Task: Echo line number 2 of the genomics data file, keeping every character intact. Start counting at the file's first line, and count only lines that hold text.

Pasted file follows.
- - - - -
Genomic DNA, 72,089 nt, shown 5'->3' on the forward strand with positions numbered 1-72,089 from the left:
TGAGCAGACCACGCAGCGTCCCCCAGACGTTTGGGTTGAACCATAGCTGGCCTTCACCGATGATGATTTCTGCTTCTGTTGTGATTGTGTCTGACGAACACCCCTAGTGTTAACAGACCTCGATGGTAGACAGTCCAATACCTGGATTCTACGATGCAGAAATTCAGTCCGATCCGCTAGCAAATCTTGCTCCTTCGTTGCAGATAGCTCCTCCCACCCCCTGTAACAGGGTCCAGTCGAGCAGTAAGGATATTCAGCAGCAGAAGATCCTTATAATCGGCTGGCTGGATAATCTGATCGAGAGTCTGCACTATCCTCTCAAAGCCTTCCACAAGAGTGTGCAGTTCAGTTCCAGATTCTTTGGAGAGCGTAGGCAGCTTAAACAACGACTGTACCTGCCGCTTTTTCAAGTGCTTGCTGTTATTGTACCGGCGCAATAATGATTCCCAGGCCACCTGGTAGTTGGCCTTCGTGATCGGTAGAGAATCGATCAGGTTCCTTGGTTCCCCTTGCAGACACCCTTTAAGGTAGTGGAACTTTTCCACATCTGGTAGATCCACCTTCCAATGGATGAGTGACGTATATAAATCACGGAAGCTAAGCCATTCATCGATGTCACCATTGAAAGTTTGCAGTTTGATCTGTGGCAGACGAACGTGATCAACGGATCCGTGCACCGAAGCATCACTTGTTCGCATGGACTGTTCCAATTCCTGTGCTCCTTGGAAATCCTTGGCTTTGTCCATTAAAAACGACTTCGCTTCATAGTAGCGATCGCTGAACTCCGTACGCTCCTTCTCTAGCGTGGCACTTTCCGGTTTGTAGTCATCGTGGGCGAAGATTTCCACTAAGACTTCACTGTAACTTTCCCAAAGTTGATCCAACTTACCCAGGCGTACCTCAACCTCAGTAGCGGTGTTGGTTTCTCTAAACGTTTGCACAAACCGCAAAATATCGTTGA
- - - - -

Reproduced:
TGAGCAGACCACGCAGCGTCCCCCAGACGTTTGGGTTGAACCATAGCTGGCCTTCACCGATGATGATTTCTGCTTCTGTTGTGATTGTGTCTGACGAACACCCCTAGTGTTAACAGACCTCGATGGTAGACAGTCCAATACCTGGATTCTACGATGCAGAAATTCAGTCCGATCCGCTAGCAAATCTTGCTCCTTCGTTGCAGATAGCTCCTCCCACCCCCTGTAACAGGGTCCAGTCGAGCAGTAAGGATATTCAGCAGCAGAAGATCCTTATAATCGGCTGGCTGGATAATCTGATCGAGAGTCTGCACTATCCTCTCAAAGCCTTCCACAAGAGTGTGCAGTTCAGTTCCAGATTCTTTGGAGAGCGTAGGCAGCTTAAACAACGACTGTACCTGCCGCTTTTTCAAGTGCTTGCTGTTATTGTACCGGCGCAATAATGATTCCCAGGCCACCTGGTAGTTGGCCTTCGTGATCGGTAGAGAATCGATCAGGTTCCTTGGTTCCCCTTGCAGACACCCTTTAAGGTAGTGGAACTTTTCCACATCTGGTAGATCCACCTTCCAATGGATGAGTGACGTATATAAATCACGGAAGCTAAGCCATTCATCGATGTCACCATTGAAAGTTTGCAGTTTGATCTGTGGCAGACGAACGTGATCAACGGATCCGTGCACCGAAGCATCACTTGTTCGCATGGACTGTTCCAATTCCTGTGCTCCTTGGAAATCCTTGGCTTTGTCCATTAAAAACGACTTCGCTTCATAGTAGCGATCGCTGAACTCCGTACGCTCCTTCTCTAGCGTGGCACTTTCCGGTTTGTAGTCATCGTGGGCGAAGATTTCCACTAAGACTTCACTGTAACTTTCCCAAAGTTGATCCAACTTACCCAGGCGTACCTCAACCTCAGTAGCGGTGTTGGTTTCTCTAAACGTTTGCACAAACCGCAAAATATCGTTGA